stony knees, and weeps bitterly. Eight “But a drop of blood shall fall on years pass on, and at length a child is her forehead. The servant will not born. * A few months more, and, in try. care to wipe off the blood with his ing to walk, the little one stretches out hands, but shall, instead, cover his face its tiny hands, and catches hold of the with a cloth that he may lick it off with foot of the statue, and immediately his tongue; and for this Rama will be Luxman comes back to life, and, stoopangry with him, and his reproaches ing down, seizes the little baby in his shall turn his poor servant into stone." arms and kisses it.
« Will he always remain stone?!! Now, with all the striking points of asked the lady owl.
difference between this story and the “Not forever,” replied the husband, one that precedes it, no one can fail to “but for eight long vears he will remain see that, not only in the moral which
each teaches, but in the general unfold“And what then ?" demanded she. ing of the plot, the two are the same.
“Then,” answered the other, “when Yet one is told in Germany and the the young prince shall have a son, it other in India. The difference is just shall come to pass that one day the of that kind which might readily be child shall be playing on the floor, and, brought about if someone should to help itself along, shall clasp hold of attempt to tell in the advanced years of the stony figure, and at the touch of the his life a story which he learned in inbaby's hand the servant shall come to fancy, which though in a general way life again."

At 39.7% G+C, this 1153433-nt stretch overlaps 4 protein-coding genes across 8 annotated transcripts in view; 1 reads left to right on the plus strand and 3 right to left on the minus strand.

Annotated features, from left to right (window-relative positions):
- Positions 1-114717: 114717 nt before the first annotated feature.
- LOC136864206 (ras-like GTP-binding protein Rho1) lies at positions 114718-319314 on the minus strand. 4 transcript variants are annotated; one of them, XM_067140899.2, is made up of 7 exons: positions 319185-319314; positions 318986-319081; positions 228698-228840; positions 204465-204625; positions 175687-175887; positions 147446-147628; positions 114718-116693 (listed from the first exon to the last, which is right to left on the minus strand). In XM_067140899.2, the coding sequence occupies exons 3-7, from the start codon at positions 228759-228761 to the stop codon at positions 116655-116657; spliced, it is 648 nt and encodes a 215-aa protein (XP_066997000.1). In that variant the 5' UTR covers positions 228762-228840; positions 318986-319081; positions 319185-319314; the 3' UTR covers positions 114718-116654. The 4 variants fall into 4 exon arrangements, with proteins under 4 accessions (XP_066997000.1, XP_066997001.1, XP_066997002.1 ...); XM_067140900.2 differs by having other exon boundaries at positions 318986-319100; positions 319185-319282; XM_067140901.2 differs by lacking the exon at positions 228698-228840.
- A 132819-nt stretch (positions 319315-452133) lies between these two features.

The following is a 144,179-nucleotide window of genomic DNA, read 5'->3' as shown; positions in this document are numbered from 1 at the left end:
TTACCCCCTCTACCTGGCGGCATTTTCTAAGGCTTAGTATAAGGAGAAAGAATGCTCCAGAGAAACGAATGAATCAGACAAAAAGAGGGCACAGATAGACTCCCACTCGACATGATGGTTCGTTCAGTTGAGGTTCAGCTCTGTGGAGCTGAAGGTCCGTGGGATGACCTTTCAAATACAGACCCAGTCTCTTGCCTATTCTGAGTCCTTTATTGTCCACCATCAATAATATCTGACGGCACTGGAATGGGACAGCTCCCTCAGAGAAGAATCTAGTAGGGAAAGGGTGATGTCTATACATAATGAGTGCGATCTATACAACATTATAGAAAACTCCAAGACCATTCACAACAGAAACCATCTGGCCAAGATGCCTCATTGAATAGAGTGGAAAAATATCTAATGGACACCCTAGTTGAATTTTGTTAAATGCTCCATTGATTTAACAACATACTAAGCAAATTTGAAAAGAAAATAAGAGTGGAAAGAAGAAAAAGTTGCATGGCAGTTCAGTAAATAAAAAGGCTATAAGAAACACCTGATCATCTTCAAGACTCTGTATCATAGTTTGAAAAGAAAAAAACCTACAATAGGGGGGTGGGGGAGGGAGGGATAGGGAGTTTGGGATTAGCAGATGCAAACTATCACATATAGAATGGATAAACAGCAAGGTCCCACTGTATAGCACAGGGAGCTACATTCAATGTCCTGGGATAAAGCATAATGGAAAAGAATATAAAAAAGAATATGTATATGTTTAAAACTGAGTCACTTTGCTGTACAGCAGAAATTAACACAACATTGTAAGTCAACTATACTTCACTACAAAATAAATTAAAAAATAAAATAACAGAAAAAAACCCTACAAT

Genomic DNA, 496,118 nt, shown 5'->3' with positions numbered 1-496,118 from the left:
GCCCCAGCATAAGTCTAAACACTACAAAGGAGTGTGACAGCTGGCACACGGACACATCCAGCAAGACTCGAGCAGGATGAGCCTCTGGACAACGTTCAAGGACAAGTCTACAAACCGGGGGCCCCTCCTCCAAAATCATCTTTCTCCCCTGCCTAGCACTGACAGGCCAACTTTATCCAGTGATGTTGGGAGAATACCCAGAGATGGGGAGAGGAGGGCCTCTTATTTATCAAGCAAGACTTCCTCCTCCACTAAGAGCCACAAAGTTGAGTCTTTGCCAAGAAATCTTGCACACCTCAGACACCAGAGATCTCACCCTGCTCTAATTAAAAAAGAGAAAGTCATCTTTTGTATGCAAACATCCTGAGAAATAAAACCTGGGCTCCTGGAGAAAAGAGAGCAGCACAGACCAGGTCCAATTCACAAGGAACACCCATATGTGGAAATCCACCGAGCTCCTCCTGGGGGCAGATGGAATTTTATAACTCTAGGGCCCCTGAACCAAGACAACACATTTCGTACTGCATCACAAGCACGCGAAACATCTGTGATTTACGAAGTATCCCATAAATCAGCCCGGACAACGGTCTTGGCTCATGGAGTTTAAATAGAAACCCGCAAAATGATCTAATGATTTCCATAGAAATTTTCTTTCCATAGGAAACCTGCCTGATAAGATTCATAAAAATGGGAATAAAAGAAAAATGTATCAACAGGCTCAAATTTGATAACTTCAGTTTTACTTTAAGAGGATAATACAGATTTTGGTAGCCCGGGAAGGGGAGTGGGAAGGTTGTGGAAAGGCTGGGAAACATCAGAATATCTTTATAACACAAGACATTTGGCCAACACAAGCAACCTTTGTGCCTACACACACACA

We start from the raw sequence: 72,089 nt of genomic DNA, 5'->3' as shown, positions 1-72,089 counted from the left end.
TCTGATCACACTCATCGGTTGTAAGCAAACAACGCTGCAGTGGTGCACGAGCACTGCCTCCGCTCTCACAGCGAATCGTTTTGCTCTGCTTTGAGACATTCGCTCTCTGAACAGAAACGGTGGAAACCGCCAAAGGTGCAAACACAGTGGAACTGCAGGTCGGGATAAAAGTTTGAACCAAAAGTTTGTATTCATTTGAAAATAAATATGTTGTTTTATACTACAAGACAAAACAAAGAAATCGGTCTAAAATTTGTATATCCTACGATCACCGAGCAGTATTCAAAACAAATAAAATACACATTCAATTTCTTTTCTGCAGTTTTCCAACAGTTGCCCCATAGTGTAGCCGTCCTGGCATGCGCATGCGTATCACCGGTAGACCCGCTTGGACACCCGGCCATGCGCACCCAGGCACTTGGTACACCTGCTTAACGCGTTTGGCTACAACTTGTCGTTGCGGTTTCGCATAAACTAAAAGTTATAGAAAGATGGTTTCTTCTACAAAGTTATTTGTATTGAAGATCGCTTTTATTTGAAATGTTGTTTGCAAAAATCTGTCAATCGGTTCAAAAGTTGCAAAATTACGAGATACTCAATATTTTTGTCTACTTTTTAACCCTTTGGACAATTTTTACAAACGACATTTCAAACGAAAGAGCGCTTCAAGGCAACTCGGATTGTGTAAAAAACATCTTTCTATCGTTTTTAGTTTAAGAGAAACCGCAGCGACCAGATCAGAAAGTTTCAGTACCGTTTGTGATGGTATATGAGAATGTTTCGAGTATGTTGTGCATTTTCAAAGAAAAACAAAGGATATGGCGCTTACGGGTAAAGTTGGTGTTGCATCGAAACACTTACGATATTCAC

maintaining its hold on his mind has Then the owls flew away, and Lux- lost so much of its clearness that in his man hurried to rejoin his friends, think- effort to relate it, he recasts it in a ing of the sad fate that awaited him, somewhat different form. The most and puzzling his mind with plans and striking features of the story he rememdevices by which he might escape it. bers, the rest has faded away, and so he All, however, turns out as the owl pre chooses new names, changes this part dicted ; and when Luxman sees the and that, adding something here and deadly serpent approaching the princess, there from his own imagination ; but as she and her husband refresh them with all this, still reproducing the old selves with sleep under the deep shadows story that he learned in infancy. Perof a forest tree, be knows that his life haps we are not far wrong in supposing must be forfeited to his devotion. He that somewhat similar causes actually had prepared himself for the worst, by produced this difference. writing on a roll of paper a record of In Spain, Egypt, India, Scotland, and the owl's talk and of his life-long faith other countries a number of myths are fulness to his master. This roll he now found which have for their common takes from his bosom and lays beside point of interest, a wonderful thief, the sleeping king. Then seizing his whom no walls are thick enough to sword dispatches the cobra. The prince withstand, no treasures too closely hidstarts up just as Luxman is licking the den to be discovered, and no one wise blood from his wife's forehead, and enough to outwit. The Egyptian story very naturally misunderstanding the is as follows: A certain carpenter whom act overwhelms his servant with sting- the king had employed to build a ing reproaches; Luxman is immediately treasure-house in which he could hide changed into stone.